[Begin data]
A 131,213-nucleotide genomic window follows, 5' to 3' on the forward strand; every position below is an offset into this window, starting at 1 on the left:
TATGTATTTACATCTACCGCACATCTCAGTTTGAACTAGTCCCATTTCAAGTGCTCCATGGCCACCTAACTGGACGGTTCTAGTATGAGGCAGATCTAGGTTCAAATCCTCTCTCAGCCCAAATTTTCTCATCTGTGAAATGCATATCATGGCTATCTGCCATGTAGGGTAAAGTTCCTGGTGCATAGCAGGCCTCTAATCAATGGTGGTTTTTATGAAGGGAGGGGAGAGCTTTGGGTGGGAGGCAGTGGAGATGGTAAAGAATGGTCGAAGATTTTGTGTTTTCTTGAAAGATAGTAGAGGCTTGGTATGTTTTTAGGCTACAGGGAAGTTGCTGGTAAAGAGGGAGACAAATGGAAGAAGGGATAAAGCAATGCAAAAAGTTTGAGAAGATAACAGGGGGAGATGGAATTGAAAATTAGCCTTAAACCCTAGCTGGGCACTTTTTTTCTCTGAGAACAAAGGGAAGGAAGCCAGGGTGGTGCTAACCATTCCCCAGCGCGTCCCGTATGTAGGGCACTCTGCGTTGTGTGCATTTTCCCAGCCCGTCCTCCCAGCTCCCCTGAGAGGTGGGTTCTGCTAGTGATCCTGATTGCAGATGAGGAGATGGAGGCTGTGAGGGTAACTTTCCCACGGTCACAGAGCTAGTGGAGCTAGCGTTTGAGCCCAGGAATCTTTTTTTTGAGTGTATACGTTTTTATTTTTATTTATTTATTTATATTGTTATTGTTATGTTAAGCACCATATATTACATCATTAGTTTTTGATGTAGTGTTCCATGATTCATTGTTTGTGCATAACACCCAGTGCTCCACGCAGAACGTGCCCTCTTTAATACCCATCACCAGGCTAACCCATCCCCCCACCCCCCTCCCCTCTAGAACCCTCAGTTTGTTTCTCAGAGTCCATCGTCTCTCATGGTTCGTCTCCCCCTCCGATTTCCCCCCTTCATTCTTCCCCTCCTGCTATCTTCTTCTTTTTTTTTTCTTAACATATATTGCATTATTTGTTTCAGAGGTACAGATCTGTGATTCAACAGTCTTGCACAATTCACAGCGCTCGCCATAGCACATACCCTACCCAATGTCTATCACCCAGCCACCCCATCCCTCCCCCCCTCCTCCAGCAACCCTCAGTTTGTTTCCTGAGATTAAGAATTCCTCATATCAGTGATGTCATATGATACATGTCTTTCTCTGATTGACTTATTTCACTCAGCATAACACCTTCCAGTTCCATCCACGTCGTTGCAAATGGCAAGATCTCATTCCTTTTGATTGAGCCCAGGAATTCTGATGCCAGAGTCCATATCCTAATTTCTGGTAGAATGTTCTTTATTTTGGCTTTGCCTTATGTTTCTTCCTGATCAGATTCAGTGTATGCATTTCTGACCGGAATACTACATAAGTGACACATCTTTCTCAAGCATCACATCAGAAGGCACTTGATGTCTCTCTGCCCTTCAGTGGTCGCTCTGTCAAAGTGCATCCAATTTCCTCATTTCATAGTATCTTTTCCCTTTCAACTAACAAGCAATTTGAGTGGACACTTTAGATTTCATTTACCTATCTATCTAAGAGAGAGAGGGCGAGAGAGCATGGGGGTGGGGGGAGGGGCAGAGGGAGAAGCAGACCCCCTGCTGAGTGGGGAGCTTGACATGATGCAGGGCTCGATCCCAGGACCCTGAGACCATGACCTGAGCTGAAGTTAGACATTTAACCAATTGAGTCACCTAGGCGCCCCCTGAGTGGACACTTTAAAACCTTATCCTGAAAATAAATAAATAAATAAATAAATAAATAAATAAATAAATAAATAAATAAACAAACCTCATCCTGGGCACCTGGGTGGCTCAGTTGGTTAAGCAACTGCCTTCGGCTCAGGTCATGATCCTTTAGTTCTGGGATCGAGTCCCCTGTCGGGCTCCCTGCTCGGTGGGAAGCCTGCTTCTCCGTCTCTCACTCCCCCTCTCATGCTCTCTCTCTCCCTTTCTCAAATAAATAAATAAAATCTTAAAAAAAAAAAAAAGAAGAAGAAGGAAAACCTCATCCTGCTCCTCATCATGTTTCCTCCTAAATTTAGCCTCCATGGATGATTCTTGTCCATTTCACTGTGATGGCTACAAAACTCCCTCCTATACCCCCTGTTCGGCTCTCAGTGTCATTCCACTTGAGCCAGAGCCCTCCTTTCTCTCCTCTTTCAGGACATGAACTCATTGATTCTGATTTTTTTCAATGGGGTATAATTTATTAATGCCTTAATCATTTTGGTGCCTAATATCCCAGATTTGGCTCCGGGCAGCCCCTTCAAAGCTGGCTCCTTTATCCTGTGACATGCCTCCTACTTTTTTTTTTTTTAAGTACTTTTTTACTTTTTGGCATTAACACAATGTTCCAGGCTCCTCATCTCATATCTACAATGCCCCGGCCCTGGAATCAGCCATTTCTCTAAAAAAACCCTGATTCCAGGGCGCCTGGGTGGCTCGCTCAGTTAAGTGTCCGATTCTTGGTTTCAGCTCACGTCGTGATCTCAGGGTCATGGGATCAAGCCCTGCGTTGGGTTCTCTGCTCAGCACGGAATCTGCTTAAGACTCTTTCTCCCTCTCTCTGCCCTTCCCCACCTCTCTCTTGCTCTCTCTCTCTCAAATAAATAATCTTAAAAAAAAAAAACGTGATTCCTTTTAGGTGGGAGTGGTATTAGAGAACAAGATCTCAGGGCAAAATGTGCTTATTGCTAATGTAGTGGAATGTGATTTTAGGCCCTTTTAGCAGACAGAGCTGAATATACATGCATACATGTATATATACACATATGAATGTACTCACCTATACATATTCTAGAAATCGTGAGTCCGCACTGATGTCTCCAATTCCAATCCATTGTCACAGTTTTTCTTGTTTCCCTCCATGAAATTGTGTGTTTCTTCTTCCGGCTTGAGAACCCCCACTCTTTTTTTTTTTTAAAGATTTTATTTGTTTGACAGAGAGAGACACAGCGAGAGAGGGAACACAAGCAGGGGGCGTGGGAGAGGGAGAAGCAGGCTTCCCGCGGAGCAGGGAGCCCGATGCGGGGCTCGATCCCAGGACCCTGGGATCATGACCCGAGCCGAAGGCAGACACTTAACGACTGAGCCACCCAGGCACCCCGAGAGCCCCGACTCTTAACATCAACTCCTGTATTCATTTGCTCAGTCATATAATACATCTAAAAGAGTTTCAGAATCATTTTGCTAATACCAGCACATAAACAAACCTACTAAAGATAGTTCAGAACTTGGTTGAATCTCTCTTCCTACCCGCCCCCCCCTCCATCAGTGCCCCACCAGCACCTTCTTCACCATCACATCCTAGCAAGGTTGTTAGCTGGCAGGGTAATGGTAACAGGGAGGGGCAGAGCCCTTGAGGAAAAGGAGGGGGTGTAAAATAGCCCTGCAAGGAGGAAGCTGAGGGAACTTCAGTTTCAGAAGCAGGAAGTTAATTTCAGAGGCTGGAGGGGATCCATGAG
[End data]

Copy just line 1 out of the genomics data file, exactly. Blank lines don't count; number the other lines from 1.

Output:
A 131,213-nucleotide genomic window follows, 5' to 3' on the forward strand; every position below is an offset into this window, starting at 1 on the left: